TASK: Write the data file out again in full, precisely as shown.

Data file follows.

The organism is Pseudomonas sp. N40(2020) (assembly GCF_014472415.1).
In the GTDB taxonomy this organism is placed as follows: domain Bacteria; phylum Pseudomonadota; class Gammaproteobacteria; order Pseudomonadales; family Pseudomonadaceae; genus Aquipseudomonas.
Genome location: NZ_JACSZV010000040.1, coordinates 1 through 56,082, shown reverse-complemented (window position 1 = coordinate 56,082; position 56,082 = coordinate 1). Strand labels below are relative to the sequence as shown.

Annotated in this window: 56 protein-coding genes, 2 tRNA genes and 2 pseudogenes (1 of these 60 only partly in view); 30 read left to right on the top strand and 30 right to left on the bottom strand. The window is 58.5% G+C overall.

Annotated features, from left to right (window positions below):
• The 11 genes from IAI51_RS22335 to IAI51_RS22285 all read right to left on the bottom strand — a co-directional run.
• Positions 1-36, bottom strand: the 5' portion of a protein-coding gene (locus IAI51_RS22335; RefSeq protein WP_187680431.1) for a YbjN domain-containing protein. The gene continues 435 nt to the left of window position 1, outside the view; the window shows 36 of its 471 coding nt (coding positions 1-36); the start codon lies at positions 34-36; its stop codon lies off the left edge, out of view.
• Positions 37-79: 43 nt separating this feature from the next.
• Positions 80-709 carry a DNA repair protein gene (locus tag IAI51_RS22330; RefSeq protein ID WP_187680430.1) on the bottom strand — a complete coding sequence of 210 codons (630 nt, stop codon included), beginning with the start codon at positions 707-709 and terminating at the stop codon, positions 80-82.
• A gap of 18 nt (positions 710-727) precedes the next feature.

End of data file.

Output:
The organism is Pseudomonas sp. N40(2020) (assembly GCF_014472415.1).
In the GTDB taxonomy this organism is placed as follows: domain Bacteria; phylum Pseudomonadota; class Gammaproteobacteria; order Pseudomonadales; family Pseudomonadaceae; genus Aquipseudomonas.
Genome location: NZ_JACSZV010000040.1, coordinates 1 through 56,082, shown reverse-complemented (window position 1 = coordinate 56,082; position 56,082 = coordinate 1). Strand labels below are relative to the sequence as shown.

Annotated in this window: 56 protein-coding genes, 2 tRNA genes and 2 pseudogenes (1 of these 60 only partly in view); 30 read left to right on the top strand and 30 right to left on the bottom strand. The window is 58.5% G+C overall.

Annotated features, from left to right (window positions below):
• The 11 genes from IAI51_RS22335 to IAI51_RS22285 all read right to left on the bottom strand — a co-directional run.
• Positions 1-36, bottom strand: the 5' portion of a protein-coding gene (locus IAI51_RS22335; RefSeq protein WP_187680431.1) for a YbjN domain-containing protein. The gene continues 435 nt to the left of window position 1, outside the view; the window shows 36 of its 471 coding nt (coding positions 1-36); the start codon lies at positions 34-36; its stop codon lies off the left edge, out of view.
• Positions 37-79: 43 nt separating this feature from the next.
• Positions 80-709 carry a DNA repair protein gene (locus tag IAI51_RS22330; RefSeq protein ID WP_187680430.1) on the bottom strand — a complete coding sequence of 210 codons (630 nt, stop codon included), beginning with the start codon at positions 707-709 and terminating at the stop codon, positions 80-82.
• A gap of 18 nt (positions 710-727) precedes the next feature.